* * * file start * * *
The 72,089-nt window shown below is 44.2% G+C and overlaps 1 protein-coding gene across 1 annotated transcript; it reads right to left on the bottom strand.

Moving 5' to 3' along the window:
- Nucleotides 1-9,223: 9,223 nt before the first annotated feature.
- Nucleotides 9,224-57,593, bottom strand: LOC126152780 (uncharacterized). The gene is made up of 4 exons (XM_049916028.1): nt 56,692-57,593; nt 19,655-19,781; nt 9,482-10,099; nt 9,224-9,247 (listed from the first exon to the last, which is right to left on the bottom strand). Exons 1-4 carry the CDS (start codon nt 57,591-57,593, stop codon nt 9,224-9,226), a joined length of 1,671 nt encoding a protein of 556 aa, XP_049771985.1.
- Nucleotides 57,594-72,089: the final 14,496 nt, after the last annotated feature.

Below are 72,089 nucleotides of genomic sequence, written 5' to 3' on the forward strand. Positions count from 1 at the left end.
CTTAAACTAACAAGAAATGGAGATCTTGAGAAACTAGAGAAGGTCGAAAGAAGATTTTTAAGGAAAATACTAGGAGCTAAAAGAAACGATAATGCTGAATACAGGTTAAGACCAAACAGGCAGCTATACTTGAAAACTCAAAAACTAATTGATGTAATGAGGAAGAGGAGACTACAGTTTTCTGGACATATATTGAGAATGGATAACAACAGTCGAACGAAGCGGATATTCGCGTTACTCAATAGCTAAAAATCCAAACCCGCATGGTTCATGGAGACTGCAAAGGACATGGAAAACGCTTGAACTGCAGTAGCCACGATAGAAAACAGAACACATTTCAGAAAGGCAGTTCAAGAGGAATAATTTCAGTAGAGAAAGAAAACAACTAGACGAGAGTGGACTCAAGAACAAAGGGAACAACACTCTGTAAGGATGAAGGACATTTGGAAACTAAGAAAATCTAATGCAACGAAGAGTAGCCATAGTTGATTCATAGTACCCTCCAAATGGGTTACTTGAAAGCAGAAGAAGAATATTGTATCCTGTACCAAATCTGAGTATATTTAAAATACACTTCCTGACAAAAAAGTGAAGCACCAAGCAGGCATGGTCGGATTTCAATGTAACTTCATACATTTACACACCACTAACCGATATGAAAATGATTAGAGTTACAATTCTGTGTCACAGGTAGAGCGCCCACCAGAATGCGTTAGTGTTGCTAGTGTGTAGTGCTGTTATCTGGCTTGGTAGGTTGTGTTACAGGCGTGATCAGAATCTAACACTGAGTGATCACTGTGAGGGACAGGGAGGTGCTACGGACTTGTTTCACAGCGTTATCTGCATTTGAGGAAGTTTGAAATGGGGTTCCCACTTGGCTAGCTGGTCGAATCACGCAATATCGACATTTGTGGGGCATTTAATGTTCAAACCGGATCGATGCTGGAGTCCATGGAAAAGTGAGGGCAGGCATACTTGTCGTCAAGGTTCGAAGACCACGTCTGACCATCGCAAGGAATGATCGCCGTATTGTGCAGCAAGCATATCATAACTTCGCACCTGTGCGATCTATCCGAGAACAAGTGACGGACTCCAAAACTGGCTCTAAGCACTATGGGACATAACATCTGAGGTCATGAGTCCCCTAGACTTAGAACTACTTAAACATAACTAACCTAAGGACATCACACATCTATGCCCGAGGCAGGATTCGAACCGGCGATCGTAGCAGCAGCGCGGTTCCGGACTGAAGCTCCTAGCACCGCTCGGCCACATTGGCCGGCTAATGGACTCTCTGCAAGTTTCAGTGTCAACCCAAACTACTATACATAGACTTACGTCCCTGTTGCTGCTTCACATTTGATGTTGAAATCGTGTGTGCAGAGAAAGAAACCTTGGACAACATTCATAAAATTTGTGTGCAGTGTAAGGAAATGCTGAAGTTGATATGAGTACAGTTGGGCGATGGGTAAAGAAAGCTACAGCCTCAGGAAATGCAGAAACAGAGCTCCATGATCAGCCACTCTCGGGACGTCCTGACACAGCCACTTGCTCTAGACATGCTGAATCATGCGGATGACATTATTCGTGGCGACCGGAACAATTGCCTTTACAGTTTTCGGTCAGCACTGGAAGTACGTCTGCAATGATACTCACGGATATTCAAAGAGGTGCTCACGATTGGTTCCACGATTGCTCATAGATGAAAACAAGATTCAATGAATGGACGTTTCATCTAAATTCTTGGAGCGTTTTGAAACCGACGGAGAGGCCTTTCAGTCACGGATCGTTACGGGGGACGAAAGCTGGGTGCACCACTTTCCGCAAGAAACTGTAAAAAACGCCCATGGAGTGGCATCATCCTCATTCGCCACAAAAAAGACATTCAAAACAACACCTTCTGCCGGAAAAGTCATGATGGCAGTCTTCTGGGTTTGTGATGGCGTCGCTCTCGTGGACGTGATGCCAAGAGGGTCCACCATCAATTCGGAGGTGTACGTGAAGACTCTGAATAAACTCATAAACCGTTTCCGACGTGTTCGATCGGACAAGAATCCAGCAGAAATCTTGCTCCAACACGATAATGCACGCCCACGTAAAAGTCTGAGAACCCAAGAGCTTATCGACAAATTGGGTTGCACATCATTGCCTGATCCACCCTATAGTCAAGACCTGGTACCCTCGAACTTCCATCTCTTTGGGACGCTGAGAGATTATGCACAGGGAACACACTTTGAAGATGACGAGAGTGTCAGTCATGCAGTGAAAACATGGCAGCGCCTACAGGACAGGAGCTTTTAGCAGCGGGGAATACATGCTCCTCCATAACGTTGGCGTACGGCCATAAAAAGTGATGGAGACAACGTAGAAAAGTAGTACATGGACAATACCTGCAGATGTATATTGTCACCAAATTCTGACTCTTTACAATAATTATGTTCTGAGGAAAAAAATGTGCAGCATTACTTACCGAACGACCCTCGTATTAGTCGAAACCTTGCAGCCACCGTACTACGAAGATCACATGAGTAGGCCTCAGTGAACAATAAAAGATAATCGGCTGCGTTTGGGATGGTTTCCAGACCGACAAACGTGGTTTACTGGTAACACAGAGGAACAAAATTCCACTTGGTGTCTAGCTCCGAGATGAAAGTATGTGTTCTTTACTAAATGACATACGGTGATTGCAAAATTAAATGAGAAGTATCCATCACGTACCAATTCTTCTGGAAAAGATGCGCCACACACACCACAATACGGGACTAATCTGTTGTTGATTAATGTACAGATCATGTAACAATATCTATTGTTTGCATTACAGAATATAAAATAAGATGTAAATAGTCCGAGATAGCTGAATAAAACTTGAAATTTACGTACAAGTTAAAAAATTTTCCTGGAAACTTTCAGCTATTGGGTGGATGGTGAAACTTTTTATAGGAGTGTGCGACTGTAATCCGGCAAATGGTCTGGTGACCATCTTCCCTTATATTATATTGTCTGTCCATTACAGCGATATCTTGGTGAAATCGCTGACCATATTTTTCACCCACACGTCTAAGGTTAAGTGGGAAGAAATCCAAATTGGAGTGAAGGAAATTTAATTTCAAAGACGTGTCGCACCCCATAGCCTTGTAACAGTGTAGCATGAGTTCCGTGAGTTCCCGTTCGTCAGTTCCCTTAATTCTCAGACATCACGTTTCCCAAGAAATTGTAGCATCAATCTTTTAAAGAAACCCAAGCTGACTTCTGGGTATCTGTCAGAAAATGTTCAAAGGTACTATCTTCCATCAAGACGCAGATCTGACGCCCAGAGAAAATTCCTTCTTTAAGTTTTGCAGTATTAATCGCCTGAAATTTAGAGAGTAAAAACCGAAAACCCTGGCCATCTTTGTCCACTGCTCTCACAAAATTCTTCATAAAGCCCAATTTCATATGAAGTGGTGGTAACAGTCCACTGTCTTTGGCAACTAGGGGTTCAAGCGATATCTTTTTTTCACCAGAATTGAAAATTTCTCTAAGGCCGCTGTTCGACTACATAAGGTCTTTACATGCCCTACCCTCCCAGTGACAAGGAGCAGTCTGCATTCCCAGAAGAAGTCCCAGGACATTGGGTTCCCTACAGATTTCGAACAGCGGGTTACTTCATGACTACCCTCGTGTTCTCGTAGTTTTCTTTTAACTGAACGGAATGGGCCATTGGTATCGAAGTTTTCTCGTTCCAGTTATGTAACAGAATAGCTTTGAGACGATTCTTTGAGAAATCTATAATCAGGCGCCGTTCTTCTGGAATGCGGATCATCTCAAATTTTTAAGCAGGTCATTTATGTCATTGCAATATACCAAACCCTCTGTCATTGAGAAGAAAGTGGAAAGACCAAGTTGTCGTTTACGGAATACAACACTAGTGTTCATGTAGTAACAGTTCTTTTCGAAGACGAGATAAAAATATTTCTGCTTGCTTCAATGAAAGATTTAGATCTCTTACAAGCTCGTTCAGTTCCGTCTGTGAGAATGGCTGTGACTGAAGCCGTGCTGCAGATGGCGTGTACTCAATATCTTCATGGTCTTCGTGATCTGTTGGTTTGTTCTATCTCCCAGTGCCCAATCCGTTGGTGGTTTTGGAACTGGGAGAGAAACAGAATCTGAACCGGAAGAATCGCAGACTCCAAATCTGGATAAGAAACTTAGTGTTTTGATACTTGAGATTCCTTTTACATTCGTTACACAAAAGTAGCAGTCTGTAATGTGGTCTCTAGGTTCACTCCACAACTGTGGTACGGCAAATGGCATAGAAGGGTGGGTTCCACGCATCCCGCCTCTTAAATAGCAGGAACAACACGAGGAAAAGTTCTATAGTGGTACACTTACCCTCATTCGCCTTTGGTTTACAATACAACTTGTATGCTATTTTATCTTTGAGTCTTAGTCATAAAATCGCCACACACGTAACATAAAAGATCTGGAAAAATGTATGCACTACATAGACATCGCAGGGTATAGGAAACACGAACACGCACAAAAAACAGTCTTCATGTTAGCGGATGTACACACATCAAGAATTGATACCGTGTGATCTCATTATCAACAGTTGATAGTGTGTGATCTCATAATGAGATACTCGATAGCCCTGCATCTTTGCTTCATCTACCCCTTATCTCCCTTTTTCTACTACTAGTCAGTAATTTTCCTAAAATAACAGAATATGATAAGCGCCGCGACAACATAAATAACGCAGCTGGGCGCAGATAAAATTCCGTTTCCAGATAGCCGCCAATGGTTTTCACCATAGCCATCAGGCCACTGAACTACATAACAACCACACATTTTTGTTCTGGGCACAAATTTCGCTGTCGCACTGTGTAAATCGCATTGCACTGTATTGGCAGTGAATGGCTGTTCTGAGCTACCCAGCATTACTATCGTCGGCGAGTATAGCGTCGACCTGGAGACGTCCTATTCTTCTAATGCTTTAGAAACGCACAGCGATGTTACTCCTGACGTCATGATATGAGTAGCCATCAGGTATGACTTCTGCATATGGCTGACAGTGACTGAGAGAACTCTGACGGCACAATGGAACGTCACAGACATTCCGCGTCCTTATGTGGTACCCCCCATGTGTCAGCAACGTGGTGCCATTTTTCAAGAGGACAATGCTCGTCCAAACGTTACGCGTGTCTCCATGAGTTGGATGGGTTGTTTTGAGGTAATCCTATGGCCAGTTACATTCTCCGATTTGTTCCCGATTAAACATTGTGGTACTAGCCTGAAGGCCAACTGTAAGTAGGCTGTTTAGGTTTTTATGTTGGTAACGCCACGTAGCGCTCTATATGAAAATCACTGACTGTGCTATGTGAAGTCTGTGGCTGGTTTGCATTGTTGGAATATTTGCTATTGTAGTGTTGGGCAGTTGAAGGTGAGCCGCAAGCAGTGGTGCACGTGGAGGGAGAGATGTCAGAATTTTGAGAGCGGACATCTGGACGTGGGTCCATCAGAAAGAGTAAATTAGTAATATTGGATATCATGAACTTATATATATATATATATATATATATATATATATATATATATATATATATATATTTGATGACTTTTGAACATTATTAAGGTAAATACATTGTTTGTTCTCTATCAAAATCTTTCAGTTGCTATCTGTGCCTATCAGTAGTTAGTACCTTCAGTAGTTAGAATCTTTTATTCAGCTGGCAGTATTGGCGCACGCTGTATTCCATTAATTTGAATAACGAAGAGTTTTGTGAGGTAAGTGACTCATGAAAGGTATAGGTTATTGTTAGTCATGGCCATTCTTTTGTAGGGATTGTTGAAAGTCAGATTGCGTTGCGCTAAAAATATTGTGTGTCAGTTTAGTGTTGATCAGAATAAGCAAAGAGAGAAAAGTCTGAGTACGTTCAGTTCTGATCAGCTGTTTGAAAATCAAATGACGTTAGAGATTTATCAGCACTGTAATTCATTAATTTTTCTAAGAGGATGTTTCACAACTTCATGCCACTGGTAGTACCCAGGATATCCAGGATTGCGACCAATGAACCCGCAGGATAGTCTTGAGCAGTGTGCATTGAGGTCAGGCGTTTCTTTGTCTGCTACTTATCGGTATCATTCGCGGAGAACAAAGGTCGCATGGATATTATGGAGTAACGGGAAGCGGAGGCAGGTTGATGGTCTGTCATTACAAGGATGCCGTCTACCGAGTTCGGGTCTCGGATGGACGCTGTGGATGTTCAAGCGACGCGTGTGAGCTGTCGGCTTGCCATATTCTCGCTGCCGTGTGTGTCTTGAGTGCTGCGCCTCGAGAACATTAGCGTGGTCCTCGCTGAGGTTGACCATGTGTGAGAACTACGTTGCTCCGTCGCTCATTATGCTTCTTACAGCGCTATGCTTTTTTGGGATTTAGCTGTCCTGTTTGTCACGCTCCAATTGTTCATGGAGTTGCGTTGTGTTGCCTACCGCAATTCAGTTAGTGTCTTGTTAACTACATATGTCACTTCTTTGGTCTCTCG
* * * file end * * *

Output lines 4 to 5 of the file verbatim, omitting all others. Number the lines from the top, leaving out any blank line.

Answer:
- Nucleotides 9,224-57,593, bottom strand: LOC126152780 (uncharacterized). The gene is made up of 4 exons (XM_049916028.1): nt 56,692-57,593; nt 19,655-19,781; nt 9,482-10,099; nt 9,224-9,247 (listed from the first exon to the last, which is right to left on the bottom strand). Exons 1-4 carry the CDS (start codon nt 57,591-57,593, stop codon nt 9,224-9,226), a joined length of 1,671 nt encoding a protein of 556 aa, XP_049771985.1.
- Nucleotides 57,594-72,089: the final 14,496 nt, after the last annotated feature.